In demonstrating that the Austrians have not accurately presented the Scholastic teaching on the just wage and the just price, Dr. Chojnowski has done much more than to make an academic point. As he points out, Mises (and, even more so, Rothbard) advocated a social order that negate[s] Christendom and every social, economic, and moral teaching of the Catholic Church [and] also renders "inoperative" the entire Classical moral and philosophical tradition.

Dr. Chojnowski is here referring to a fundamental truth of human existence affirmed by Western man from the time of the pagan philosophers to the great anti-liberal popes of the 19th and early 20th centuries: i.e., that man is ordered by his very nature to life in society under a common ruler and set of laws, and that this arrangement, called the State, is necessary not only for the maintenance of peace but also for the achievement of virtue, which means "becoming as like to God as it is possible for man to become."10 As Pope Leo XIII declared in Libertas, his monumental encyclical on the nature of human liberty:

Even the heathen philosophers clearly recognized this truth, especially they who held that the wise man alone is free; and by the term 'wise man' was meant, as is well known, the man trained to live in accordance with his nature, that is, in justice and virtue.11

The Misesian-Rothbardian system, going even beyond the French Revolutionaries and The Declaration of the Rights of Man, utterly rejects this concept of the State. As Rothbard wrote in Ethics of Liberty:

[T]he great failing of natural-law theory—from Plato and Aristotle to the Thomists and down to Leo Strauss and his followers in the present day—is to have been profoundly statist rather than individualist.

That is, the entire Western tradition is wrong and "dear Murray" is right. Following Rothbard, many (if not most) contemporary Austrians would not only limit the power of the State to the mere prevention of violence and theft (a la Mises), but would abolish the State altogether in favor of a Utopian "anarcho-capitalist" polity in which social order is maintained entirely by insurance companies 13 and other private contractual agencies. As the libertarian scholar Ralph Raico explains:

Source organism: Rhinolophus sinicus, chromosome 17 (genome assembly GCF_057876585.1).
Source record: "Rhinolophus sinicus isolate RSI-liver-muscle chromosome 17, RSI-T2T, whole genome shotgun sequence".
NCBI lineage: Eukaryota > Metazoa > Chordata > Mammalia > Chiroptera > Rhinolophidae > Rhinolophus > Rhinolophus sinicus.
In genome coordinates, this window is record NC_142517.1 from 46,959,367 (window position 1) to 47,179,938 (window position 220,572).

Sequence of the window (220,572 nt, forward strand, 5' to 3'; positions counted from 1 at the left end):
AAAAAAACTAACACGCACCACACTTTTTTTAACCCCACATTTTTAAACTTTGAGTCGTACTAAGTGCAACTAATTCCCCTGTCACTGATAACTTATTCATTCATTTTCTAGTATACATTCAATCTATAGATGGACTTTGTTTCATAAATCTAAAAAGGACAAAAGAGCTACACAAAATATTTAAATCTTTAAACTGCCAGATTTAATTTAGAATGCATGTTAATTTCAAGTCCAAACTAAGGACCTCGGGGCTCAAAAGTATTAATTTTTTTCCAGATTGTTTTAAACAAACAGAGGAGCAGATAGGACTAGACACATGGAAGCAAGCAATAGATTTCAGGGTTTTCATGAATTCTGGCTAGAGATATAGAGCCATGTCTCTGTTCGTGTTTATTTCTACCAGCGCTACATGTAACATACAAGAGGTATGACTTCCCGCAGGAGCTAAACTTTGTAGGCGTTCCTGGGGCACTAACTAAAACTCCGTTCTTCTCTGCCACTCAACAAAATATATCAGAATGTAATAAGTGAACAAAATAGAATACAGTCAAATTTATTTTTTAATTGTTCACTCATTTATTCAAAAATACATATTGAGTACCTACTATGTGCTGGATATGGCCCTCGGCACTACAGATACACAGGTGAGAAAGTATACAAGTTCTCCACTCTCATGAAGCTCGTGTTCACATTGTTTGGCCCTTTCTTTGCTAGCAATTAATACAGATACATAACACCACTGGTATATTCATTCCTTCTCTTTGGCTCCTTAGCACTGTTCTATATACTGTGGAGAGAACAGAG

Contemporary Austrian economists, following in Mises's footsteps, have by and large adopted a more radical form of liberalism. At least one of them, Murray N. Rothbard…has gone even further in his anti-statism. It is to a large degree due to Rothbard's "libertarian scholarship and advocacy"…that Austrianism is associated in the minds of many with a defense of the free market and private property to the point of the very abolition of the state, and thus of the total triumph of civil society….14

Thus, Marxist and Austrian alike envision a withering away of the State, although they arrive at their dreamland from opposite sides: the one by way of abolishing private property, the other by exalting it to the summum bonum of politics (even if, as Rothbard allowed, "personal ethics" might have a higher aim in view).

Seen against this background, the Austrians' attempt to cast the Spanish Scholastics as proto-Austrians, an undertaking begun by Rothbard, is highly significant. The aim here is to persuade us that it is perfectly Catholic to believe that "the market price is the just price" without further moral inquiry, and that this is true always and everywhere, both as to wages and commodities. Of course, to accept this dictum is to reject the teaching of seven consecutive popes, both pre- and post-conciliar, who hold quite to the contrary on the question of just wages: Leo XIII, St. Pius X, Pius XI, Pius XII, John XXIII, Paul VI, and John Paul II have all insisted on precisely the point that the "market wage" and the just wage are not morally equivalent, as an employer is bound in justice to pay, whenever conditions allow, a living wage sufficient for the ordinary support of a dependent worker and his family, no matter what "the market" supposedly dictates. As Pope Leo declared in Rerum Novarum (§63):

[T]here underlies a dictate of natural justice more imperious and ancient than any bargain between man and man, namely, that wages ought not to be insufficient to support a frugal and well-behaved wage-earner. If through necessity or fear of a worse evil the workman accept harder conditions because an employer or contractor will afford him no better, he is made the victim offeree and injustice….